My favourite TV cook, Keith Floyd used to ask cameraman Clive to have a quick spin around the ingredients, so here’s my attempt, for anyone who has never been, at a quick spin around Cheltenham Festival of Literature.
It’s a purely personal subjective cornucopia of quote and snippets and things that made me laugh or fill up with tears.
To be brutally frank, it didn’t begin well. I didn’t like the way I was dealt with when I turned up at the Centaur Centre (Cheltenham Racecourse) a bit late due to unexpected road closure. A portly woman with bad hair in a uniformed jacket of some sort told me I couldn’t go to my seat in the third row and sent me upstairs into the darkness behind a pillar. I couldn’t see the stage but I could see the empty row where my seat was. It would have been no trouble at all to slip into it unobstrusively. The Prisoner Cellblock H warder must have thought I don’t look like the unobtrusive type. Or she was just a jobsworth bitch. I favour the latter.
Palin was, as usual, lovely and amusing and informative about his travels around Brazil – soon to be seen in a TV series. He visited one endangered tribe which was very rarely seen (though I think that endangered tributes should probably be left severely alone to become slightly less endangered) and another in a different part of the Brazilian rainforest, which has the savvy to want gifts of cameras and computers. No good trying to thrill those dudes with beads. They want broadband.
He was surprised at the directness of a TV cook he met. She said, via an interpreter, that every time she cooked a meal it was like having an orgasm. Palin recounted how he mumbled something gentlemanly and wet about “Oh, that must be very tiring.” The cook replied, straight-faced, “Oh no. Making love is much more tiring!”
David Suchet, otherwise known as TV’s Poirot was a big surprise for me. He didn’t have a book to plug but he won me over – such a lovely, articulate, thoughful bloke with such enthusiasm for meeting his audience at the festival – his first ever festival, he confesed. He told how he had already shot the last ever Poirot scene and it sounds a real poignant tear-jerker, so be warned. He also revealed how he got the Poirot walk – by clenching an old penny in a certain place, as Sir Larry Olivier had done for a theatre role, to get the pained walk just right.
With 700 million viewers worldwide, you’d think it was Poirot which he’d cite as the programme that changed his life… but no, he said it was “Blott on the Landscape.”
“Because Agatha Christie’s daughter saw me in it and thought I’d make a good Poirot.”
He dreams of doing comedy but on his desk, he only has three tragedies to choose from.
“Bond on Bond” is the book to which Sir Roger Moore contributed, so of course he was there at the Festival, urbane and charming, being interviewed by Peter Gutteridge and allowed to tell all the best anecdotes and poke fun at Sean Connery.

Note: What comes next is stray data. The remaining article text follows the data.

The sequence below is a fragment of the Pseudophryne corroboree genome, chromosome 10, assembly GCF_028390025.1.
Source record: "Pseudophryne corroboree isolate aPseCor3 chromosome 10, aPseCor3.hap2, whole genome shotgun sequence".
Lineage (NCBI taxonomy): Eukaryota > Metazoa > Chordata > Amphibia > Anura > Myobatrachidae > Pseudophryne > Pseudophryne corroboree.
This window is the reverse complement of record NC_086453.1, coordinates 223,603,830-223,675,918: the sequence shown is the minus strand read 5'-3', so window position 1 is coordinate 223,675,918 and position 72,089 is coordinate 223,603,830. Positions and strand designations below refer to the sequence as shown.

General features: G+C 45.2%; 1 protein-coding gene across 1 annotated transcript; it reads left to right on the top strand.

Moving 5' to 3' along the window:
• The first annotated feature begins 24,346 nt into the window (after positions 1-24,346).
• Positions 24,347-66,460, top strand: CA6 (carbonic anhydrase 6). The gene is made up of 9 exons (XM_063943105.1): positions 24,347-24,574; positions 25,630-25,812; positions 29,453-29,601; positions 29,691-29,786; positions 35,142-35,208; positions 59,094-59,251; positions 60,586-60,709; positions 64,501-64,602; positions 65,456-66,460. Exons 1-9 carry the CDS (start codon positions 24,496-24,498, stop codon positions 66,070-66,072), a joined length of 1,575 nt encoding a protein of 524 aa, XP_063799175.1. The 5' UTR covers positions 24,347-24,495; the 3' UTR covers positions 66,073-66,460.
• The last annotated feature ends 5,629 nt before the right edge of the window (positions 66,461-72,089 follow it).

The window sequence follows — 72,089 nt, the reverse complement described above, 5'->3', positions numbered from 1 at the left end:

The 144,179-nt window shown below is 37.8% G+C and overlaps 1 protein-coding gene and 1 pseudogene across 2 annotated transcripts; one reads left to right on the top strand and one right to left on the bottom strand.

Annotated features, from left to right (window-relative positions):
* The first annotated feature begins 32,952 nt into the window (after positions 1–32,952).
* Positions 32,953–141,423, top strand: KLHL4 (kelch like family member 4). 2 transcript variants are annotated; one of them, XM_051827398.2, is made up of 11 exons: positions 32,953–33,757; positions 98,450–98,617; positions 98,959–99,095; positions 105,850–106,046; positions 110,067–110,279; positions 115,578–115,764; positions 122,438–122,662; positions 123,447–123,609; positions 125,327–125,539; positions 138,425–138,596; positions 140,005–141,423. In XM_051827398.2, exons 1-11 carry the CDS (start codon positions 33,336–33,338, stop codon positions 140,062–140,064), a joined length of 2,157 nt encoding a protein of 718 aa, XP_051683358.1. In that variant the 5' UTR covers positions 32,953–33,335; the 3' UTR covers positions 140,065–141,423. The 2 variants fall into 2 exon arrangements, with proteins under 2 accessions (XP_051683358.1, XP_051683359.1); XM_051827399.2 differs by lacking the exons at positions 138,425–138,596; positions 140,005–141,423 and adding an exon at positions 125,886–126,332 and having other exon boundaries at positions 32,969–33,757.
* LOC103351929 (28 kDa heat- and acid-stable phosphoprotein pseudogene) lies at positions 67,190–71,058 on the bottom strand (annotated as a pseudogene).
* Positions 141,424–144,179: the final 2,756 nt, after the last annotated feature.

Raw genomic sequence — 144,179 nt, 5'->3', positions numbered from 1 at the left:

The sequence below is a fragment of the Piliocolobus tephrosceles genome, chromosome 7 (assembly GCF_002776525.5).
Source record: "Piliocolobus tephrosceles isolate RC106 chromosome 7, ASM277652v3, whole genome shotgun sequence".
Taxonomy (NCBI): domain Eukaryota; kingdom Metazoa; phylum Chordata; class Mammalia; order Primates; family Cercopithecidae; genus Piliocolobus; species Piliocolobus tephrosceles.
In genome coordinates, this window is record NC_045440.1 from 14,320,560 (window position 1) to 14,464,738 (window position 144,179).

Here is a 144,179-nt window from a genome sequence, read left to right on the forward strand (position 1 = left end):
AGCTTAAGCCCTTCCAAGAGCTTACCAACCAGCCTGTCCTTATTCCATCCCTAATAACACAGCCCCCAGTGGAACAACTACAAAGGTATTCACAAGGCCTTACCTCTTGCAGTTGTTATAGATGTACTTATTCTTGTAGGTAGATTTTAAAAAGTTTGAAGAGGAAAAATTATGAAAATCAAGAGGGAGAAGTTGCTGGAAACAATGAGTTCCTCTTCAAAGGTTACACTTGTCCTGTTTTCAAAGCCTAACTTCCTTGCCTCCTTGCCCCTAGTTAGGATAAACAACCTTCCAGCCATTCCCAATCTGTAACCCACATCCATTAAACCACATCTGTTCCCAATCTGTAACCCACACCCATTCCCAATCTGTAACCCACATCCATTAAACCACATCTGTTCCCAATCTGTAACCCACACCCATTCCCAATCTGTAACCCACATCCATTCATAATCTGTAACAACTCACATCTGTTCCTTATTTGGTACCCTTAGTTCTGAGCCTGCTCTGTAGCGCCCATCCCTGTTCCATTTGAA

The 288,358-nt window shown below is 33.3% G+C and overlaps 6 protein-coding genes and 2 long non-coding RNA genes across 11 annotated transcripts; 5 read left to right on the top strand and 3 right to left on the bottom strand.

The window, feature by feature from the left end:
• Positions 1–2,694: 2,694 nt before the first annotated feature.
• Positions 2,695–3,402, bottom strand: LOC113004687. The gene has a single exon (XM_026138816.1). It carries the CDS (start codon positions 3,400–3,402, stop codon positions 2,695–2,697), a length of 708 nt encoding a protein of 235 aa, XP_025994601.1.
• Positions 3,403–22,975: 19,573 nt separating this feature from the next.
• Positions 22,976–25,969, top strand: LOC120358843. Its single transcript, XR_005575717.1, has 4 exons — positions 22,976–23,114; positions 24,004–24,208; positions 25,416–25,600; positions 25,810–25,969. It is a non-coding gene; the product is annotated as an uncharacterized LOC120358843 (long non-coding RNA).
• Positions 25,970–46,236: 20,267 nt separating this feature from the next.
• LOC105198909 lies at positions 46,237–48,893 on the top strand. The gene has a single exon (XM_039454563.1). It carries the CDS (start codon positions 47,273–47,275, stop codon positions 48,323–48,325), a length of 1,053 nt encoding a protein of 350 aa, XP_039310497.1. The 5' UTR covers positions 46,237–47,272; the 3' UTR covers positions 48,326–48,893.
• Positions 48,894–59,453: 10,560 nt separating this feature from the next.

“I made it known he was responsible for the collapse of the Bank of Scotland because he drew all his money out in cash.
Lana Turner taught him to kiss properly – “use the same passion but less pressure.” He said all the Bond villains he worked with “were lovely.” He told how the actor who played NikNak was a compulise womaniser and made a move on the lovely Maud Adams when they were on location in Hong Kong filming The Man With The Golden Gun.
“He was holding hands with her walking into the Peninsula Hotel and said “I’m going to take you up to your room and make mad passionate love to you.”
“If you do and I find out about it, I’ll be very angry,” she replied.
In his view, Daniel Craig will turn out to be the best ever Bond but he hated the way Quantum of Solace was filmed. “The director shot it in two second cuts like a bad TV show.”
His favourite line was from the casino scene in Diamonds Are Forever with Lana Wood at the gambling table who introduced herself to Bond (Sean Connery) “My name is Plenty O’Toole”
Connery replied “After your father, no doubt.”
Sir Roger, laughing, “I’d love to have delivered that line.”
I’m Sorry I Haven’t A Clue wasn’t the real show, lacking the new chairman Jack Dee, but it was certainly as funny, with Tim Brooke-Taylor, Graeme Gardner, Barry Cryer and Colin Sell on the piano.
New Definitions of Old Words: Arsenal – the whole body. Cardiology – the study of knitwear. Pastich – what Sean Connery calls Cornwall. Push – what Sean Connery calls the cat. Shit – what Sean Connery says to his dog.
The star guests at the Late Arrivals were, without question Mr and Mrs Snockers and their daughter Norma Snockers.
And they retold the old Willie Rushton joke about spotting the subtle distinction between erotic and kinky. “Erotic is using a feather in a delightfully sensual manner. Kinky is using the whole chicken.”
To be continued….